Updated: Aug 23, 2019
The nights our parents are yelling, we make a fort in our room.
I climb down the bunk-bed ladder with my camping flashlight in hand. You tug at our red Captain Marvel blankets until they fall at our feet. We spread your blanket on the floor, so you can suck on the corner when you’re not sucking your thumb. I drape my blanket over desk chairs, so when we’re safely underneath all the Captain Marvels marvel down at us. Our laser-bolt sky sags in the middle, but muffles the sounds. We play with toy soldiers, an army of plastic men whose arms will never break.
The nights mom’s left eye is swollen and red, we whisper in our room. We color in our books. You scribble in dark lines. Then you tear out the pages, crumpling and scattering them all across the floor. I draw with greens and browns, the colors of our camouflage-striped pajamas. I tell you crayons don’t come with erasers, no way to take back mistakes. I know you’re too young to understand, but I have to teach you to stay within the lines.
The nights mom’s left eye turns a shade of purple, she lets us play video games in the living room. We shoot the bad guys, over and over and over again. But they keep coming back. You rack up 100 points. I rack up 3,000. You think I’m so brave. You think I’m the winner. I go back to our room and write more in my journal. Then I tear out the pages, crumpling and scattering them all across the floor.
The nights mom’s left eye fades to green, I read you a story. You like the one about Jack and the Beanstalk because you like the magic beans. Afterwards, I pretend I’m a magician. I hold a Boy Scout handkerchief over a toy soldier and pretend to make him disappear. “It’s magic,” I say. And you believe me when I tell you anything is possible, over and over and over again.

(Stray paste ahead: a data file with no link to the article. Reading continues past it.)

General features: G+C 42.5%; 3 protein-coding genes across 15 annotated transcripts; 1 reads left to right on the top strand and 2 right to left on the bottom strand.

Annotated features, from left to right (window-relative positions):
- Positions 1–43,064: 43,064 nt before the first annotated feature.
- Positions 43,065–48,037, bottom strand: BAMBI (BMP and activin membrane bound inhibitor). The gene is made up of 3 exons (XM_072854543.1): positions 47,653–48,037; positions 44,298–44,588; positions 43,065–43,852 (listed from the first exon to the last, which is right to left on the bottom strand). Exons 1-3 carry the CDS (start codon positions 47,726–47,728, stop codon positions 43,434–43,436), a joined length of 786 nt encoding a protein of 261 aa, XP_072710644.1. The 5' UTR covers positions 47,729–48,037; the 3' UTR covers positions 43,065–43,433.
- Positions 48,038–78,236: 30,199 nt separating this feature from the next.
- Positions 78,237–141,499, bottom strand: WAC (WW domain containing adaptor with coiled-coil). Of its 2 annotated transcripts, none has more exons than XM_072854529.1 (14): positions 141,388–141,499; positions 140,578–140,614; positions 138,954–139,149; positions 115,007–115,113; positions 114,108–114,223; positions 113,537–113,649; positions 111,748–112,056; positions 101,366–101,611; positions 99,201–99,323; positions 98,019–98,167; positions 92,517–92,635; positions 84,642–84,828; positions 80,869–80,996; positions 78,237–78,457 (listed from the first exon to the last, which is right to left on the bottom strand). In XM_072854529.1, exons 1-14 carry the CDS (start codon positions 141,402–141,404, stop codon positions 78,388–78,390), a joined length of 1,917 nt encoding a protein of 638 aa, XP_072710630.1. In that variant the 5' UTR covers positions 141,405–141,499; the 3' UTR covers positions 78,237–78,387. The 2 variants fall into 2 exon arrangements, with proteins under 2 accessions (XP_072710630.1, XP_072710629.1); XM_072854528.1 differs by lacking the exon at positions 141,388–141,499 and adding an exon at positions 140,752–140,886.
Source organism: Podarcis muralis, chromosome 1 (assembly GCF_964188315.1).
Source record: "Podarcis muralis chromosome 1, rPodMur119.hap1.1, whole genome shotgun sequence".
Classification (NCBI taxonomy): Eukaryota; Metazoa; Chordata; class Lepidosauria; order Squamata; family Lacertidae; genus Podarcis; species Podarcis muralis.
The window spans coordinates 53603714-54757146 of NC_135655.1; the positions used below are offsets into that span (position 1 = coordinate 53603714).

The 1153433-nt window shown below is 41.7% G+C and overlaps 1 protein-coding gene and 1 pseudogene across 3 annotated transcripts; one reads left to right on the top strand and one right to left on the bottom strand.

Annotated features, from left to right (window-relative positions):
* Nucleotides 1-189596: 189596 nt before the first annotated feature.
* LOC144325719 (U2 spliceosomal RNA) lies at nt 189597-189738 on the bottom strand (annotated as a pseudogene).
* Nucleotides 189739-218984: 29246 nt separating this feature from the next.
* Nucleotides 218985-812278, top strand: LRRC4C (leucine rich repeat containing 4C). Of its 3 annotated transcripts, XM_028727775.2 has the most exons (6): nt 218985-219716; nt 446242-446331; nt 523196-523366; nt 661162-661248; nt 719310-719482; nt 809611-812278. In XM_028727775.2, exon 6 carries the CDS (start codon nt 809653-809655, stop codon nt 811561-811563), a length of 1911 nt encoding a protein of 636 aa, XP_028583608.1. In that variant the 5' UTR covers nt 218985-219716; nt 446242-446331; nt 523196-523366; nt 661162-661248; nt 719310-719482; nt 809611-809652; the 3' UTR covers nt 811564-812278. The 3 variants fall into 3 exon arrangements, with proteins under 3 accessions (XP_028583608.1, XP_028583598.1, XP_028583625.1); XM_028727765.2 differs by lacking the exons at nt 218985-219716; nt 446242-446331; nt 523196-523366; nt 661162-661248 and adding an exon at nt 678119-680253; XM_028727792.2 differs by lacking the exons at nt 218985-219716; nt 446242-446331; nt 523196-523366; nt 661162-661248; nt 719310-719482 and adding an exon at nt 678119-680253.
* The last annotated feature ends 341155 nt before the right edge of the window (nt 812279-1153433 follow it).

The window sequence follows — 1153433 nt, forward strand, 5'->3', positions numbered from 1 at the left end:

The nights mom’s left eye becomes faint yellow, we watch cartoons past our bedtime. We both like the Bugs Bunny show. You like it when I say, “Eh, what’s up Doc?” and “Carrots are divine...You get a dozen for a dime, it’s maaaa-gic!” I like it when you try to say, “Be vewwy, vewwy quiet…I’m hunting wabbits!” And we both run around chasing each other until we wave our hands up in the air like Porky Pig and say, “Da Da That’s All Folks.”
The nights mom’s left eye is back to beige, I say, “See, I told you those colors would disappear.” “Like magic,” you say, and you wave your hands around saying, “Da Da That’s All Folks,” like that’s the end. I nod to camouflage the truth.
The nights my parents are yelling, we make a fort in our room.
Originally published in The Rain, Party, and Disaster Society